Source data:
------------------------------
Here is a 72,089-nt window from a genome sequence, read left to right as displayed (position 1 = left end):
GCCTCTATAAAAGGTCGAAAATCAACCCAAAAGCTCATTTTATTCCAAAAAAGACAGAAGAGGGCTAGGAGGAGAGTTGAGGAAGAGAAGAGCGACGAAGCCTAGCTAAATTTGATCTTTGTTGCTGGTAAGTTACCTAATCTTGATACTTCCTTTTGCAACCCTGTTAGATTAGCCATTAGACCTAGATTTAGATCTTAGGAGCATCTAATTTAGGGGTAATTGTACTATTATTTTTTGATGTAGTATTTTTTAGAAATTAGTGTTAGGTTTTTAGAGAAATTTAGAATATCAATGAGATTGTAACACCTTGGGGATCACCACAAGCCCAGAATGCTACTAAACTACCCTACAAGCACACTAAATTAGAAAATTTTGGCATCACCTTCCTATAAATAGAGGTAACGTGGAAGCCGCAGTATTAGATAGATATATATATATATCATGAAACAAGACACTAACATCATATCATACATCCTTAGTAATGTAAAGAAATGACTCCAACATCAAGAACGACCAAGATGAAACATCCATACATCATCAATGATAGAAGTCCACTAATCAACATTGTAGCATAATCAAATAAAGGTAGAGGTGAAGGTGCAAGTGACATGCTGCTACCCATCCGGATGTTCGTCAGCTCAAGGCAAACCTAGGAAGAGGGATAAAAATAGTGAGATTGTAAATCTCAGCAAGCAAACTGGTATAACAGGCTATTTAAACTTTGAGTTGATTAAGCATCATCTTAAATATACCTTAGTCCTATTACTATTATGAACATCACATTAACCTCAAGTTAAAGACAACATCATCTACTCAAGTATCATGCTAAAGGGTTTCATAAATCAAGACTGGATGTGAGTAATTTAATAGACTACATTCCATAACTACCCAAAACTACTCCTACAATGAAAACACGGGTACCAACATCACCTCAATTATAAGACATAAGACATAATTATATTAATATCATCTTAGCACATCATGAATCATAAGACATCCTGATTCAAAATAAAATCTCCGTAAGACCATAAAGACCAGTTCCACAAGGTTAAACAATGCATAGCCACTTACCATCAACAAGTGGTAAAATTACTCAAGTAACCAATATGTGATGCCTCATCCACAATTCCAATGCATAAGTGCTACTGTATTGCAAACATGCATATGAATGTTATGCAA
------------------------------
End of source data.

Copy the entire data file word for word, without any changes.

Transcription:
Here is a 72,089-nt window from a genome sequence, read left to right as displayed (position 1 = left end):
GCCTCTATAAAAGGTCGAAAATCAACCCAAAAGCTCATTTTATTCCAAAAAAGACAGAAGAGGGCTAGGAGGAGAGTTGAGGAAGAGAAGAGCGACGAAGCCTAGCTAAATTTGATCTTTGTTGCTGGTAAGTTACCTAATCTTGATACTTCCTTTTGCAACCCTGTTAGATTAGCCATTAGACCTAGATTTAGATCTTAGGAGCATCTAATTTAGGGGTAATTGTACTATTATTTTTTGATGTAGTATTTTTTAGAAATTAGTGTTAGGTTTTTAGAGAAATTTAGAATATCAATGAGATTGTAACACCTTGGGGATCACCACAAGCCCAGAATGCTACTAAACTACCCTACAAGCACACTAAATTAGAAAATTTTGGCATCACCTTCCTATAAATAGAGGTAACGTGGAAGCCGCAGTATTAGATAGATATATATATATATCATGAAACAAGACACTAACATCATATCATACATCCTTAGTAATGTAAAGAAATGACTCCAACATCAAGAACGACCAAGATGAAACATCCATACATCATCAATGATAGAAGTCCACTAATCAACATTGTAGCATAATCAAATAAAGGTAGAGGTGAAGGTGCAAGTGACATGCTGCTACCCATCCGGATGTTCGTCAGCTCAAGGCAAACCTAGGAAGAGGGATAAAAATAGTGAGATTGTAAATCTCAGCAAGCAAACTGGTATAACAGGCTATTTAAACTTTGAGTTGATTAAGCATCATCTTAAATATACCTTAGTCCTATTACTATTATGAACATCACATTAACCTCAAGTTAAAGACAACATCATCTACTCAAGTATCATGCTAAAGGGTTTCATAAATCAAGACTGGATGTGAGTAATTTAATAGACTACATTCCATAACTACCCAAAACTACTCCTACAATGAAAACACGGGTACCAACATCACCTCAATTATAAGACATAAGACATAATTATATTAATATCATCTTAGCACATCATGAATCATAAGACATCCTGATTCAAAATAAAATCTCCGTAAGACCATAAAGACCAGTTCCACAAGGTTAAACAATGCATAGCCACTTACCATCAACAAGTGGTAAAATTACTCAAGTAACCAATATGTGATGCCTCATCCACAATTCCAATGCATAAGTGCTACTGTATTGCAAACATGCATATGAATGTTATGCAA